The once-common practice of collecting customer or business data into a data warehouse and then analyzing and acting on it weeks—or even days—later has become passé. As Eric Kavanagh, DM Radio Host at Information Management Magazine, pointed out in a recent podcast on the “Rise (and Assimilation) of the Analytics Databases,” end users “have a much more fluid relationship now with data as it is still in motion.”

The podcast, which was hosted by Information Management Magazine, was an interactive discussion that included dialogue about the evolution of analytics databases by industry vendors, as well as recommendations on selecting an analytics platform. The podcast included Mark Madsen, CEO of Third Nature, Inc.; Zahid Akhtar, Senior Manager of Deloitte Consulting; YY Lee, Chief Operating Officer at FirstRain, Inc.; and Mike Boyarski, Director of Product Marketing at TIBCO Analytics.

Mike Boyarski spoke primarily about the choices made by analytics buyers between mega vendors that offer all-encompassing solutions and best-of-breed companies that offer unique capabilities to enable organizations to distinguish themselves through speed of execution, and deep analytical and visualization capabilities.

“More and more (end-user) companies have application development divisions that are becoming sophisticated and are using open source technologies to meet their needs,” said Boyarski.

When choosing between analytics platforms, “it comes down to what you’re trying to solve as a business,” said Boyarski. “If you’re trying to differentiate on the analytics and provide analytics ‘better, faster, cheaper,’ then it’s best to opt for a best-of-breed solution that can provide real-time responses.” Many analytics customers are seeing strong value in partnering with an analytics vendor that can provide expertise that the client lacks in-house, Boyarski added.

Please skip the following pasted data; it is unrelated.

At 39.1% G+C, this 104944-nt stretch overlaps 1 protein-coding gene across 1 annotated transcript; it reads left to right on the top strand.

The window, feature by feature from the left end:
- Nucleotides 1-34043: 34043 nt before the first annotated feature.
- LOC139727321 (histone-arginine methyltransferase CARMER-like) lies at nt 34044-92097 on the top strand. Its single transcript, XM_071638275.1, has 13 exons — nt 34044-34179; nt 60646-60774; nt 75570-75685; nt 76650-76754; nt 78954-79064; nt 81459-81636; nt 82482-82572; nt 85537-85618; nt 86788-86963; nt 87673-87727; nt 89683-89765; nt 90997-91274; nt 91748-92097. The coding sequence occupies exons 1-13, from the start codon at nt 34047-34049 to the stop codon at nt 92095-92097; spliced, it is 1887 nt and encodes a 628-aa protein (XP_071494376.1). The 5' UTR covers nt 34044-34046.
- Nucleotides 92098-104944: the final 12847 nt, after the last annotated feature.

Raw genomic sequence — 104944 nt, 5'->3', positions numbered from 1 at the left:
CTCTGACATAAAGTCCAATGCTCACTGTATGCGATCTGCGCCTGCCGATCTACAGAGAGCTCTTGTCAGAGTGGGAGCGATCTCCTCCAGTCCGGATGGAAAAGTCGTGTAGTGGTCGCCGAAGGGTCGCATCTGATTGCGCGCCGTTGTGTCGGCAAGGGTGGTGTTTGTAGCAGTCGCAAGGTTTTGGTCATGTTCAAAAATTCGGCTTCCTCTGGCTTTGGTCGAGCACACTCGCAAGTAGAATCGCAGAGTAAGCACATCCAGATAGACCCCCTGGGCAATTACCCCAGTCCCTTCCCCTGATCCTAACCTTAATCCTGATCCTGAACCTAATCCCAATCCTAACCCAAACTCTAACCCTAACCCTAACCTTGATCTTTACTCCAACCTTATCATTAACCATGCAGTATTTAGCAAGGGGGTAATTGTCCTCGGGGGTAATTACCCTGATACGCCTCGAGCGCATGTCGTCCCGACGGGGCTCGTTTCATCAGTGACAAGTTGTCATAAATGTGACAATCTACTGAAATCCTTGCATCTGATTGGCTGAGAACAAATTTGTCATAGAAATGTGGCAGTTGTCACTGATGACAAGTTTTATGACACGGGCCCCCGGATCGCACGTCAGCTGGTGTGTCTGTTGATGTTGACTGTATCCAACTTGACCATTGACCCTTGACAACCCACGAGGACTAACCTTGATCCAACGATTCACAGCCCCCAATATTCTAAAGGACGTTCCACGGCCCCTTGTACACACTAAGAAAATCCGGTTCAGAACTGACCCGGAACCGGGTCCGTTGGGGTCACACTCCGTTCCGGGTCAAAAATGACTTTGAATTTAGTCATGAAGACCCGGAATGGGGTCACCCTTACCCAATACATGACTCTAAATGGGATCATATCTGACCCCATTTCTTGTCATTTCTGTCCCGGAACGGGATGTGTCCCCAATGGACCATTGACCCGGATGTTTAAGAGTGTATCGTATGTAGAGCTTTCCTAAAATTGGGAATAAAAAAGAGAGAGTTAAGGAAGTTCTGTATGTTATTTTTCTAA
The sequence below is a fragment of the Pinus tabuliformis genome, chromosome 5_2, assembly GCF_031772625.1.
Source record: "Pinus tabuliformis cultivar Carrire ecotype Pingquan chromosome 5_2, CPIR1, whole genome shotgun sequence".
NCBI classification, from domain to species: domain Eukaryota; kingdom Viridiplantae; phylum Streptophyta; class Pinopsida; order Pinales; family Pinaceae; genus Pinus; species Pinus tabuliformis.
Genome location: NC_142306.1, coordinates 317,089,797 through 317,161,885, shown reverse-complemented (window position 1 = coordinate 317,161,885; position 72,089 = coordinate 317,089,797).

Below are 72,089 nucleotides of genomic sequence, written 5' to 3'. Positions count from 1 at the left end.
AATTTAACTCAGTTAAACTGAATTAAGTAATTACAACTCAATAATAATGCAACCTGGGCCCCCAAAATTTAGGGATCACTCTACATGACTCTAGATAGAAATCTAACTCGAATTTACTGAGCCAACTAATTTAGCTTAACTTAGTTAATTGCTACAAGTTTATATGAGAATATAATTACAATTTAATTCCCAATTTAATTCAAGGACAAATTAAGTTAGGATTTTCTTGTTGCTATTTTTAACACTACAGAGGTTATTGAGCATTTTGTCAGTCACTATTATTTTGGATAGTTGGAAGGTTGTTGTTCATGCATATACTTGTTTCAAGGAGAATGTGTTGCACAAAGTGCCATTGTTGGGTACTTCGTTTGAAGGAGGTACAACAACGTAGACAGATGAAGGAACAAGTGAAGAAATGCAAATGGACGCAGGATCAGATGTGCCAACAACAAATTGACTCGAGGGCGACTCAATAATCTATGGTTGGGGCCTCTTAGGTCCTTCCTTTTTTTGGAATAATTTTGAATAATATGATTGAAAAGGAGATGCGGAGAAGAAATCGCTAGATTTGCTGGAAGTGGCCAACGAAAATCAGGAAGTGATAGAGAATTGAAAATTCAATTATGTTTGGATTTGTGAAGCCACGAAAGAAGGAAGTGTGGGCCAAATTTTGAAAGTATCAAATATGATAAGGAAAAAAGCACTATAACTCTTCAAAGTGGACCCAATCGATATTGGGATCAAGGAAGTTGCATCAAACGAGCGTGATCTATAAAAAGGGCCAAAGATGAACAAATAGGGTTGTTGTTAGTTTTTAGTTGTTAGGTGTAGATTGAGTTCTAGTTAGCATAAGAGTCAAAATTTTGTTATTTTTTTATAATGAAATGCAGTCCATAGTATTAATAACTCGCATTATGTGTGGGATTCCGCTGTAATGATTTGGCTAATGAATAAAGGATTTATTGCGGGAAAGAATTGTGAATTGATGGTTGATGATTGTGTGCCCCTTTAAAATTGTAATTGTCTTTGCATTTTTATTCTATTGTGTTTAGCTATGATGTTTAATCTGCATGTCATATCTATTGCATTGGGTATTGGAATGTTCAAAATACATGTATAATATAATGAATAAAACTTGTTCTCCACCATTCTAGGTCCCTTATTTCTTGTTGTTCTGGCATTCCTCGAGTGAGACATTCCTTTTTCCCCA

Still, there’s a class of analytics user companies that aren’t looking for the best solution available on the market. “For these companies, it’s about using ‘just good enough’ technology,” said Boyarski. “But for companies that are looking to differentiate, they have to find a solution that meets their requirements for real-time decision-making.”

This includes financial services and retail companies that are attempting to detect fraud in real time, Boyarski noted.

“We’re increasingly seeing use cases where the need to act on data in real time is imperative, as opposed to letting (the data) sit for a day or a week or a month,” said Boyarski.

“It used to be that it (took) days or weeks or a month to get data into a data warehouse (for use) and that (time lag) is just not going to cut it anymore,” said Kavanagh. “There are just so many opportunities for using data when it’s in motion and when people (customers) are in motion.”

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